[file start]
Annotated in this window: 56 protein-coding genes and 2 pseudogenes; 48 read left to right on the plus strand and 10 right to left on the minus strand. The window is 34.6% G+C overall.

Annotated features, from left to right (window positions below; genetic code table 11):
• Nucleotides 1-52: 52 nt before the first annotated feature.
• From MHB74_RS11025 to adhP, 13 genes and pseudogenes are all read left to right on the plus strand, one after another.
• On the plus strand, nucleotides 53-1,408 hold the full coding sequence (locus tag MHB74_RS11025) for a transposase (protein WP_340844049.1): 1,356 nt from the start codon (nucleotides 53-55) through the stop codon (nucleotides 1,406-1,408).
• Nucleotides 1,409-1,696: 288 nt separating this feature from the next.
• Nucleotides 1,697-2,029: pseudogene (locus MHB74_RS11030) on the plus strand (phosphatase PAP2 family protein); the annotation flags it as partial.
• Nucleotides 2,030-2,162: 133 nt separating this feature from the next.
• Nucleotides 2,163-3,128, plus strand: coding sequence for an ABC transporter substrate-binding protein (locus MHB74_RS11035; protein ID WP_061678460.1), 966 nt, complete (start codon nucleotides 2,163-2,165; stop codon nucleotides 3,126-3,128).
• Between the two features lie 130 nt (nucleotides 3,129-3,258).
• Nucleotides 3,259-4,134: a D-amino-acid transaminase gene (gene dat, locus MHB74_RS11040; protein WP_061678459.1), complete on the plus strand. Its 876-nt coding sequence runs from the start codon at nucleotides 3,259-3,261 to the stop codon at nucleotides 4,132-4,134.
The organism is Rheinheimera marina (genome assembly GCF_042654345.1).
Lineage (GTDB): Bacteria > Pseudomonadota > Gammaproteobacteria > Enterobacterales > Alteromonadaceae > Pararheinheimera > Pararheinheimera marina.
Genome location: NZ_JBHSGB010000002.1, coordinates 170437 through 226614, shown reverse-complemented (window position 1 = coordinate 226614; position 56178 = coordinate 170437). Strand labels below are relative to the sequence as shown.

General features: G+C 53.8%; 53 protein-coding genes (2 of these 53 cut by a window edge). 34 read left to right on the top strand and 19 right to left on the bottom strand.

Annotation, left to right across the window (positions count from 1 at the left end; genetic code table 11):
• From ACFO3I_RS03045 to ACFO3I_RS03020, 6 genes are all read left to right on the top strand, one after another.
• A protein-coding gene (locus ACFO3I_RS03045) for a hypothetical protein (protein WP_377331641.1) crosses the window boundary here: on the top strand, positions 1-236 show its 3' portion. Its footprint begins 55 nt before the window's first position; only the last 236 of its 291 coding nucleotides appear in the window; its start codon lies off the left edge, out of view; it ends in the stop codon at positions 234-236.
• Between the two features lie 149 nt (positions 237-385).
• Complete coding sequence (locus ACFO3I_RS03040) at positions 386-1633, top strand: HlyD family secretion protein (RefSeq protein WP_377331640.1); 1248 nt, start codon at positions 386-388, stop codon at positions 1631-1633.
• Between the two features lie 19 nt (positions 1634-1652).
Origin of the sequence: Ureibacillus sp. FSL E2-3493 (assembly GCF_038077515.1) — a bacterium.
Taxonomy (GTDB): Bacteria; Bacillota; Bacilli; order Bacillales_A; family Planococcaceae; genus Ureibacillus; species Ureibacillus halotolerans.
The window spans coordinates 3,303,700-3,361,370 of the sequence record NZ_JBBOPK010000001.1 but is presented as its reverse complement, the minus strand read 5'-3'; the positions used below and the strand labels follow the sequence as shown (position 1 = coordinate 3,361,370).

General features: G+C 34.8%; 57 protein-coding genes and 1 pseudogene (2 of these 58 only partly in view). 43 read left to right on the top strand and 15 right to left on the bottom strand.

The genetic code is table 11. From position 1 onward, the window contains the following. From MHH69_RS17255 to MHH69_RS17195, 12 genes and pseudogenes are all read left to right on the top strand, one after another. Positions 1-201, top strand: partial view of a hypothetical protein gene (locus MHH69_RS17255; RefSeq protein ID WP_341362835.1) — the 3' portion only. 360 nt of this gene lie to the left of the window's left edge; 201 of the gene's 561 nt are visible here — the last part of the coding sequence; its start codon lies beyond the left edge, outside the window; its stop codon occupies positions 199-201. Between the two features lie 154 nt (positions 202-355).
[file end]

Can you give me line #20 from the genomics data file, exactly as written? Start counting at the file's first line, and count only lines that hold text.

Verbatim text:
• Complete coding sequence (locus ACFO3I_RS03040) at positions 386-1633, top strand: HlyD family secretion protein (RefSeq protein WP_377331640.1); 1248 nt, start codon at positions 386-388, stop codon at positions 1631-1633.